On 24 March, Nigeria will join the rest of the world to mark the 2015 World Tuberculosis (TB) Day. It must be said that in recent years, impressive progress has been made in the global quest to tame TB, even though it is clear that the Millennium Development Goal (MDG) target of reversing the spread of the condition by 2015 is not achievable.
The realisation of how daunting the task of achieving the “End TB” MDG by 2015 perhaps prompted the WHO, during its World Health Assembly meeting, in May last year, to agree on a new bold 20-year (2016 to 2035) strategy to end the TB epidemic globally.
According to the WHO, the new strategy envisages a world with zero TB deaths, zero TB disease and zero TB suffering. The strategy has thus set new targets, as well as outlining actions to be taken by governments and partners to provide patient-centered care, pursue policies and systems that aid prevention and care, and drive research and innovations needed to end the TB epidemic and eliminate the condition – one of the world’s top infectious disease.
The goal of the WHO under the new strategy is very simple – all stakeholders working on TB must make concerted effort to reach, treat and cure all those who are ill from TB. This, no doubt, informed the choice of the theme for the World TB Day 2015: “Reach, Treat, Cure Everyone.” The aim is to use the theme to hasten the bold target of ending TB by 2035.
This strategy is quite an ambitious one and achieving it will be remarkable. It is, however, a big challenge as even recent WHO figures show that there is an estimated 9 million TB cases annually, while 3 million cases are either not diagnosed, or diagnosed but not treated by national TB programmes. Consequently, a lot of efforts are required to take care of the new TB cases as well as the other undiagnosed and untreated TB cases annually.
While I urge the Nigerian government and other stakeholders to key into the World TB Day 2015 theme and use it to further strengthen efforts to tame TB in the country, it must equally be emphasised that it is crucial to recognise the fact that TB is still a big challenge in Nigeria.In fact, the WHO still classifies Nigeria as a high TB burden country with an average prevalence of 570,000 and TB incidence rate of 81 per 100,000 population.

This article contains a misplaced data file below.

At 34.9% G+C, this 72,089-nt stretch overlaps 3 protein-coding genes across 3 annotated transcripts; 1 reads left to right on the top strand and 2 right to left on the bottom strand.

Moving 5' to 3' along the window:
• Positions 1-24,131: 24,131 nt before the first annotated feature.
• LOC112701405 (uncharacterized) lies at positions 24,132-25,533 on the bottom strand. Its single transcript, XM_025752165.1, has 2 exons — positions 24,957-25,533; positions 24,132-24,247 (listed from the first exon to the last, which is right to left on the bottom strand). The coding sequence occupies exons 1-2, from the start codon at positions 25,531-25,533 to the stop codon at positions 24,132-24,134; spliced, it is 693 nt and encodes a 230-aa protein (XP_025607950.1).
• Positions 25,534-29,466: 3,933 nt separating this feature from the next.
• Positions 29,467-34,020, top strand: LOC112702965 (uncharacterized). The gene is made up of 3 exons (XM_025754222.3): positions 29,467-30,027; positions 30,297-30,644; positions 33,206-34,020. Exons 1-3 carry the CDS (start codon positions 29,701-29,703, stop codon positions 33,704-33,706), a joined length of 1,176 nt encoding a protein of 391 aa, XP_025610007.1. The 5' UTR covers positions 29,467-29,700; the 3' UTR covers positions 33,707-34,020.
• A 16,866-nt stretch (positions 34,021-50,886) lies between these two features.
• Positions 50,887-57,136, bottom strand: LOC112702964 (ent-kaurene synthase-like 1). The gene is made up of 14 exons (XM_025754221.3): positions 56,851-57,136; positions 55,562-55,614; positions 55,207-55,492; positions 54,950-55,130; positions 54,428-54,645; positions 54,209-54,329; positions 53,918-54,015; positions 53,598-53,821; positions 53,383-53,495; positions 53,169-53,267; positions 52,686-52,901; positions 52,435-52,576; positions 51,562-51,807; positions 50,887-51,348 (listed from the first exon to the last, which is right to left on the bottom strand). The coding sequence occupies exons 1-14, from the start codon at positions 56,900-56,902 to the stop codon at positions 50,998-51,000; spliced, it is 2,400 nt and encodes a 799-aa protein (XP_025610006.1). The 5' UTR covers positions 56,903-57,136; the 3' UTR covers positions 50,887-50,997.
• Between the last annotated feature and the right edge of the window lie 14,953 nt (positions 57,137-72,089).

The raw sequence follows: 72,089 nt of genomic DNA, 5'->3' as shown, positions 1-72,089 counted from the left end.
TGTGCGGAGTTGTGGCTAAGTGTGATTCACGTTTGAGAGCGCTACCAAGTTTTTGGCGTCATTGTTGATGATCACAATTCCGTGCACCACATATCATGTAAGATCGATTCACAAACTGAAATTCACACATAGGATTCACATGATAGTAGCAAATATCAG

Stakeholders inTB control have also said that eradicating the condition in the country is also hampered by the twin-issues of low detection rate and inadequate funding. According to data from the Global Fund to fight AIDs, Tuberculosis and Malaria, (GFATM) an organisation that raises and spends about four billion US dallars annually to support TB control programmes in Nigeria and at least 139 other countries in 2014, TB control in Nigeria is 53 per cent underfunded.
While it is true that there are several competing health challenges for the meagre resources available to the health sector, it is important to ensure Nigeria honours its commitment to global efforts to eradicate some diseases that can be eradicated. If Nigeria fails to get on board as the world journeys towards TB eradication, we may find ourselves left behind just like it happened in the case of polio.
With poor funding a consistent issue, access to proper diagnosis and treatment for TB cannot but continue to be a serious challenge. The implication is that most of the health centres expected to provide care and services for TB control cannot deliver on expected targets. This is, perhaps, a major reason the MDG target of ending TB by 2015 became unachievable. I also believe that except and until the gap in funding is properly addressed, the new goal of ending TB by 2035 may also be wishful thinking.